A SoftBank-led consortium is said to be seeking to buy Uber Technologies shares at a price that values the ride-hailing services firm at US$48 billion, a 30 percent discount to the company’s most recent valuation of US$68.5 billion.
According to Reuters, Softbank and its investor partners, including Dragoneer Investment and General Atlantic, are offering to take a stake of at least 14 percent in Uber, including nearly US$9 billion of shares from existing shareholders.
The tender offer was expected to be launched on Tuesday, and investors have 20 business days to respond, the report said, citing people familiar with the matter.
The investment, if it goes through, would trigger a string of governance changes at the ride-hailing giant that would limit some early shareholders’ voting power, expand the board from 11 to 17 directors and cut the influence of former CEO Travis Kalanick.
The SoftBank-led investor group will acquire two of the new board seats, with the remaining four going to independent directors, the report said.
SoftBank’s offer is close to what Uber was worth in 2015, when shares were priced a little less than US$40 apiece for a US$51 billion valuation, according to the report.
News of the discounted price bid was first reported by Bloomberg.
If there are not enough interested sellers, SoftBank can still walk away from the deal.
The group, meanwhile, is expected to make a separate US$1 billion investment in Uber at the US$68.5 billion valuation.
The stake purchase, along with the US$1 billion investment, would make SoftBank one of Uber’s biggest shareholders.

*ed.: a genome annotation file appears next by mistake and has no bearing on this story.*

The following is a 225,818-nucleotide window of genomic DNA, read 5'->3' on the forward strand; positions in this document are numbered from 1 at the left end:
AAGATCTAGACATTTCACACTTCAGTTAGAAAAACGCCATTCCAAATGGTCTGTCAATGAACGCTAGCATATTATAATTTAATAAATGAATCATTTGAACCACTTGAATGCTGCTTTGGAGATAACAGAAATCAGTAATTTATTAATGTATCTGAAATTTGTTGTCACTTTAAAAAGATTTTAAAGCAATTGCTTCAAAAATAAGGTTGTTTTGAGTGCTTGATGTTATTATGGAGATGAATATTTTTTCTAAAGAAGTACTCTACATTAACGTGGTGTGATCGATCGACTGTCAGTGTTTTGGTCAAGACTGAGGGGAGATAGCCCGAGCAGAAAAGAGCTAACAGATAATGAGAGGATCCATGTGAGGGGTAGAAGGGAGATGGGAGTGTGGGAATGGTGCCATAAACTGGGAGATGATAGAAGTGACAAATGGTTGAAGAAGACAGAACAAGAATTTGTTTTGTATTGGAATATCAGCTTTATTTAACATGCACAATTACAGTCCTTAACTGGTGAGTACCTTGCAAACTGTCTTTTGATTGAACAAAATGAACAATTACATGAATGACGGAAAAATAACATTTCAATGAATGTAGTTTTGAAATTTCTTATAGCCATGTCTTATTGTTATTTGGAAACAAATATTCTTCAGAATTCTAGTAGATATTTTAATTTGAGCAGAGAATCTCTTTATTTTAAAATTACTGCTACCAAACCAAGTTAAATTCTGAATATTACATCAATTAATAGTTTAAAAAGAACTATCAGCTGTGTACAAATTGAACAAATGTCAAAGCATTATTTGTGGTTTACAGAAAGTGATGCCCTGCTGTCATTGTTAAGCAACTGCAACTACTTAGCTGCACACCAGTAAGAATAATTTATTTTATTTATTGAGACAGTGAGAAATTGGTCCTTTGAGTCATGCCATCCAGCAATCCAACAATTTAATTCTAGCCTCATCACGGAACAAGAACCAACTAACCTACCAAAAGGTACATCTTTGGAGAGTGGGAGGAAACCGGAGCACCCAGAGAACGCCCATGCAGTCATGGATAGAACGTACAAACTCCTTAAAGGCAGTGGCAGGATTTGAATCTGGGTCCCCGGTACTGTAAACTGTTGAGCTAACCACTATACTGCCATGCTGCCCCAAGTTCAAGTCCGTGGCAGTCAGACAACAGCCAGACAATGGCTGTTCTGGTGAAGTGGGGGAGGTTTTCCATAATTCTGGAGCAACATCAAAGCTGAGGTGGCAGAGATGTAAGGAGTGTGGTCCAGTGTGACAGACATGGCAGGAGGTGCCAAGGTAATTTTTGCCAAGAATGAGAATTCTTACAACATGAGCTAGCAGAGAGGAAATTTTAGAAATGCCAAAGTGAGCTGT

The Japanese conglomerate already holds stakes in several other ride-hailing companies, including China’s Didi Chuxing, India’s Ola Cabs and Southeast Asia’s Grab.
Even at the discounted price, Uber is still the world’s second-highest valued private-venture-backed company, after Didi Chuxing.
While SoftBank’s offer is 30 percent less than Uber’s valuation at its most-recent fundraising round, it is a chance for early investors to lock in substantial profits and for employees to cash in shares.
Uber employees with at least 10,000 of vested share will be eligible to sell. Other Uber shareholders, including venture capitalists, angel investors and former employees could also be eligible.
Locking in the investment from SoftBank has been a top priority for Uber’s new CEO Dara Khosrowshahi, who came at the end of a year of scandals and change for Uber.
Last week, the company admitted that executives covered up a major hack in 2016 that exposed personal data of 57 million customers and drivers.
Khosrowshahi has said he expects to take Uber public by 2019.
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